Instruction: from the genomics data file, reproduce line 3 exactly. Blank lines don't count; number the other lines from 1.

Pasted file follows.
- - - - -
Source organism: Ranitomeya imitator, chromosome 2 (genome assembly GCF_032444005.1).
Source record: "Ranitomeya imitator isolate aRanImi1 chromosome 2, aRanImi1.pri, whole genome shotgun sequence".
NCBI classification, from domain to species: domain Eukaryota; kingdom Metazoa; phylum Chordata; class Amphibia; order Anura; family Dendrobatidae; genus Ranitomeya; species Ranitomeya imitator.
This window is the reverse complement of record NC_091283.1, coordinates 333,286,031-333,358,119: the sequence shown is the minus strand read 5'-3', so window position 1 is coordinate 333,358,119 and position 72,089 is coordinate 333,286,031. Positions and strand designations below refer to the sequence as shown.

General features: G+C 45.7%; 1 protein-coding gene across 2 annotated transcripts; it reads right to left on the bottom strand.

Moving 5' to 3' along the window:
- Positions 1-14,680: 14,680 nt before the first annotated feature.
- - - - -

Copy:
NCBI classification, from domain to species: domain Eukaryota; kingdom Metazoa; phylum Chordata; class Amphibia; order Anura; family Dendrobatidae; genus Ranitomeya; species Ranitomeya imitator.